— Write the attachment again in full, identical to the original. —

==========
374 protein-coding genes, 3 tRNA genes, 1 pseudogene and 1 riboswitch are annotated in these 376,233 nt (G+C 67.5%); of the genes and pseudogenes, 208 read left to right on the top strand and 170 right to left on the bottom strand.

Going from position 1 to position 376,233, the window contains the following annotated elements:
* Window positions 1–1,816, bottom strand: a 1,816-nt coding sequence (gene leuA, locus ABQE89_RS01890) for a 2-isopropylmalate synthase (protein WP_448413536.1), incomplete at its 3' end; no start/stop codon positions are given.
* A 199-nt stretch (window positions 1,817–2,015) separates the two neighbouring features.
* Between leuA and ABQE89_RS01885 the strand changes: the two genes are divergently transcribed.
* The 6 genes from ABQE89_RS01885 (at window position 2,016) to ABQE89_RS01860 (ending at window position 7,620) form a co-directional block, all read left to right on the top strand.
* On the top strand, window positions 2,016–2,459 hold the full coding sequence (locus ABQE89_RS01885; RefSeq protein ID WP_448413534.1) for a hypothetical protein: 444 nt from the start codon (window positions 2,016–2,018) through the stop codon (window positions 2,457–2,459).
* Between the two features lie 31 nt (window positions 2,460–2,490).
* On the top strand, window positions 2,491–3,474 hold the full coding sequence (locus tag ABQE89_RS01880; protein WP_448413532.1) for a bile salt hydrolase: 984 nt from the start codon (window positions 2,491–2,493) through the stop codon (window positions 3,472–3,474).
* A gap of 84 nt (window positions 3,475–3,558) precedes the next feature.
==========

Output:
374 protein-coding genes, 3 tRNA genes, 1 pseudogene and 1 riboswitch are annotated in these 376,233 nt (G+C 67.5%); of the genes and pseudogenes, 208 read left to right on the top strand and 170 right to left on the bottom strand.

Going from position 1 to position 376,233, the window contains the following annotated elements:
* Window positions 1–1,816, bottom strand: a 1,816-nt coding sequence (gene leuA, locus ABQE89_RS01890) for a 2-isopropylmalate synthase (protein WP_448413536.1), incomplete at its 3' end; no start/stop codon positions are given.
* A 199-nt stretch (window positions 1,817–2,015) separates the two neighbouring features.
* Between leuA and ABQE89_RS01885 the strand changes: the two genes are divergently transcribed.
* The 6 genes from ABQE89_RS01885 (at window position 2,016) to ABQE89_RS01860 (ending at window position 7,620) form a co-directional block, all read left to right on the top strand.
* On the top strand, window positions 2,016–2,459 hold the full coding sequence (locus ABQE89_RS01885; RefSeq protein ID WP_448413534.1) for a hypothetical protein: 444 nt from the start codon (window positions 2,016–2,018) through the stop codon (window positions 2,457–2,459).
* Between the two features lie 31 nt (window positions 2,460–2,490).
* On the top strand, window positions 2,491–3,474 hold the full coding sequence (locus tag ABQE89_RS01880; protein WP_448413532.1) for a bile salt hydrolase: 984 nt from the start codon (window positions 2,491–2,493) through the stop codon (window positions 3,472–3,474).
* A gap of 84 nt (window positions 3,475–3,558) precedes the next feature.